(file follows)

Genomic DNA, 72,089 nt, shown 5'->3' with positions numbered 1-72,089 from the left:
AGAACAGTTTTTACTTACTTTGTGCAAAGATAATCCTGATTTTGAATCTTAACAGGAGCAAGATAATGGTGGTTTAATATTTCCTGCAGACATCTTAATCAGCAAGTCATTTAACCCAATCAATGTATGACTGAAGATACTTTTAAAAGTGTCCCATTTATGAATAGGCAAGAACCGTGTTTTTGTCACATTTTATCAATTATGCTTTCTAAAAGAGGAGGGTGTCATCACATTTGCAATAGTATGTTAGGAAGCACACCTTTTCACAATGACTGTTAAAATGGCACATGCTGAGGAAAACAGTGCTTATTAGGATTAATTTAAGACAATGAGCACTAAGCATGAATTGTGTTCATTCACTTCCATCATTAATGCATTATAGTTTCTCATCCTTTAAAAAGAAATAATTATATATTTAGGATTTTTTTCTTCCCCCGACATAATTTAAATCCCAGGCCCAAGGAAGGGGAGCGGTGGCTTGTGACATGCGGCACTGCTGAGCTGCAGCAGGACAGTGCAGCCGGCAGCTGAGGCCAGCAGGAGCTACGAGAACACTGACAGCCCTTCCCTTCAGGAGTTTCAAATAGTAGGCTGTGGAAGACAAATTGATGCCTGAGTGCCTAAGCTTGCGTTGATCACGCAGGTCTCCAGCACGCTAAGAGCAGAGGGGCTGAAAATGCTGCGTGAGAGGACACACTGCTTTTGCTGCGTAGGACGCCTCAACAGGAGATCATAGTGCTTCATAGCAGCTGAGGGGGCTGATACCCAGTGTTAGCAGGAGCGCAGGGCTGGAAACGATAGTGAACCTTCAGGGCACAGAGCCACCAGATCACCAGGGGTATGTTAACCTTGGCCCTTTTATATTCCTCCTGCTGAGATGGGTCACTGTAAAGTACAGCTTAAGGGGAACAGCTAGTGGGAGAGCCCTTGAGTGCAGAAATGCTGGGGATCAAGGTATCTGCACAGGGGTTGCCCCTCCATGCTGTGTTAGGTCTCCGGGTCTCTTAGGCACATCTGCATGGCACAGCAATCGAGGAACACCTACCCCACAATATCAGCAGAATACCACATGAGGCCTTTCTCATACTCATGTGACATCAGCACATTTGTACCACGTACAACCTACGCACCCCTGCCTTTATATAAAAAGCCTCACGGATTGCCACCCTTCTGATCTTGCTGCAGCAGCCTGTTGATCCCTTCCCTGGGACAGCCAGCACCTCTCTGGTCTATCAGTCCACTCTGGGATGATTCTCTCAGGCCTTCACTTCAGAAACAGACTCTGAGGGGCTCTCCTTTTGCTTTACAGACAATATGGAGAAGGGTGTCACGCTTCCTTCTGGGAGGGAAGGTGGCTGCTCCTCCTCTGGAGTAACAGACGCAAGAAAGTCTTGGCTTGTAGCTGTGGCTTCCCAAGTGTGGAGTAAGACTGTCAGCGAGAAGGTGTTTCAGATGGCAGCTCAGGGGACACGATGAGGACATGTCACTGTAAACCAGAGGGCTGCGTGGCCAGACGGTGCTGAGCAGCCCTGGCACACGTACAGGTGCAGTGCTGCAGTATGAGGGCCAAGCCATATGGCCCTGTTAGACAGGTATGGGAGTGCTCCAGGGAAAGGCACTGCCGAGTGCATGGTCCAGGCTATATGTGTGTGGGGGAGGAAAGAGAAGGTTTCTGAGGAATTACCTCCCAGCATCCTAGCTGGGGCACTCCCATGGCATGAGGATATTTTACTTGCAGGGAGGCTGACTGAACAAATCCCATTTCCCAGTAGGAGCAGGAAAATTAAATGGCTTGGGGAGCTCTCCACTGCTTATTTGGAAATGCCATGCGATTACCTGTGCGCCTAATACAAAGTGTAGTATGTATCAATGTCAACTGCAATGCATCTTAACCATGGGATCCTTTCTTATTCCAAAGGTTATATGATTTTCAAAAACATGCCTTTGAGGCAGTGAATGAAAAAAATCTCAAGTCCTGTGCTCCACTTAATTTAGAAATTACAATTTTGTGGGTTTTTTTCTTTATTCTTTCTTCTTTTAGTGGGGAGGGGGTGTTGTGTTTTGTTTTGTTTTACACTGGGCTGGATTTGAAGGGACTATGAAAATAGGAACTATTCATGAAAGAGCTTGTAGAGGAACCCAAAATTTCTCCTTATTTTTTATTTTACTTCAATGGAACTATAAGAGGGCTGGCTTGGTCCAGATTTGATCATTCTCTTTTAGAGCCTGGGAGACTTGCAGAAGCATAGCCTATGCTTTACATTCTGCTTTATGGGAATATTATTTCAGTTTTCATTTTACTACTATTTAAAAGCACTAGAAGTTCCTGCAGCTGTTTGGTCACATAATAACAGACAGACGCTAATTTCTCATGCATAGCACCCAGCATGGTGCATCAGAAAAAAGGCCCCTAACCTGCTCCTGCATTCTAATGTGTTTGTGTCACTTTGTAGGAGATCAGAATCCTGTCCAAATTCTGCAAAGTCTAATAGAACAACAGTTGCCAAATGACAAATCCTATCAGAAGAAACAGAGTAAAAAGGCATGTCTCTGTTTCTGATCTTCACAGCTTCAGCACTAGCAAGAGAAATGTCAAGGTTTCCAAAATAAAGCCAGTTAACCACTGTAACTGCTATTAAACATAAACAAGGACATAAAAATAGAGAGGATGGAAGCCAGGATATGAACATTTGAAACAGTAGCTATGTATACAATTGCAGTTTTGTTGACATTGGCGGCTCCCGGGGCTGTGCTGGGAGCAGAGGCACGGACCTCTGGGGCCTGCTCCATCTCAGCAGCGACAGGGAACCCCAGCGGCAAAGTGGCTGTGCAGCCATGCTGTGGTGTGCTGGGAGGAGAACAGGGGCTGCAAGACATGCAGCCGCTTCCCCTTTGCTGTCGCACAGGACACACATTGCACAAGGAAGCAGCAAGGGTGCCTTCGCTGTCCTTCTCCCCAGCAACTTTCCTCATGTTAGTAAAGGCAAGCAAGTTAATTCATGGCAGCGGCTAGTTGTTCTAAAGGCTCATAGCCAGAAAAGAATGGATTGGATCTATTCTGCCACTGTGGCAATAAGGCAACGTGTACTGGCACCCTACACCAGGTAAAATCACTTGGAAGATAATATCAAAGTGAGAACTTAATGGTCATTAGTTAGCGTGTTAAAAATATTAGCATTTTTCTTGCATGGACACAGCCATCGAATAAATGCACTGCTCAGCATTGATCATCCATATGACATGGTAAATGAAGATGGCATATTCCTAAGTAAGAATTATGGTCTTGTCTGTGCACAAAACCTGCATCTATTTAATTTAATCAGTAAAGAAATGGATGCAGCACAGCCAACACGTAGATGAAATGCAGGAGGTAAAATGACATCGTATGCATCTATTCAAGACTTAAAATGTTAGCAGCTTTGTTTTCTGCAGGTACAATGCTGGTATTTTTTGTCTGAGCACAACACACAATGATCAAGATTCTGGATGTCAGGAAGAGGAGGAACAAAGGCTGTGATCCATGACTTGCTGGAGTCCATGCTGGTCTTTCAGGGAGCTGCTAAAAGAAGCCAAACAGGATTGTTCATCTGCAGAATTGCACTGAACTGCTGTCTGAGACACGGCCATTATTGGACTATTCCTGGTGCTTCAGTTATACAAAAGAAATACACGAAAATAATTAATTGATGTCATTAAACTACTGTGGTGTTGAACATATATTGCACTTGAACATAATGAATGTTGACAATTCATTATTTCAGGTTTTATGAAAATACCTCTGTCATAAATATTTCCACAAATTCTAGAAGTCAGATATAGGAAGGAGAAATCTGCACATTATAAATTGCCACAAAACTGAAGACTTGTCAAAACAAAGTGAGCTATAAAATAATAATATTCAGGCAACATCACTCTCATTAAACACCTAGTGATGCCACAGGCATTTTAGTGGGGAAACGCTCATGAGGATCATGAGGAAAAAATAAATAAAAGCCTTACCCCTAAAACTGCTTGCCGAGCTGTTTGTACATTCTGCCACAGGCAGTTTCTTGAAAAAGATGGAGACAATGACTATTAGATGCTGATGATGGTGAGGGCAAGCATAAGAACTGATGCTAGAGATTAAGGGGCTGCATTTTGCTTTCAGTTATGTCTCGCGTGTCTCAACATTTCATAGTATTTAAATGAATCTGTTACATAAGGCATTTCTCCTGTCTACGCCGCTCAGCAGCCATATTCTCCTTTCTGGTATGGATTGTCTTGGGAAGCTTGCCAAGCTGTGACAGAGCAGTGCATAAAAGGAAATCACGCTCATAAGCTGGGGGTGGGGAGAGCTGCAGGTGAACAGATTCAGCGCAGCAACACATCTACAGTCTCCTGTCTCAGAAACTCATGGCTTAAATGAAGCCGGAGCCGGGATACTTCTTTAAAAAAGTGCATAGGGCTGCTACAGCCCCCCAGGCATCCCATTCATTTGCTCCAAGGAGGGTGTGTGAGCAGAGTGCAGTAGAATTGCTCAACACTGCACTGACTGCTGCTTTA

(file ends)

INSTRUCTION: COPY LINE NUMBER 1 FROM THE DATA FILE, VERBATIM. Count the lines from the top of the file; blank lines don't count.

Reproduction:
Genomic DNA, 72,089 nt, shown 5'->3' with positions numbered 1-72,089 from the left: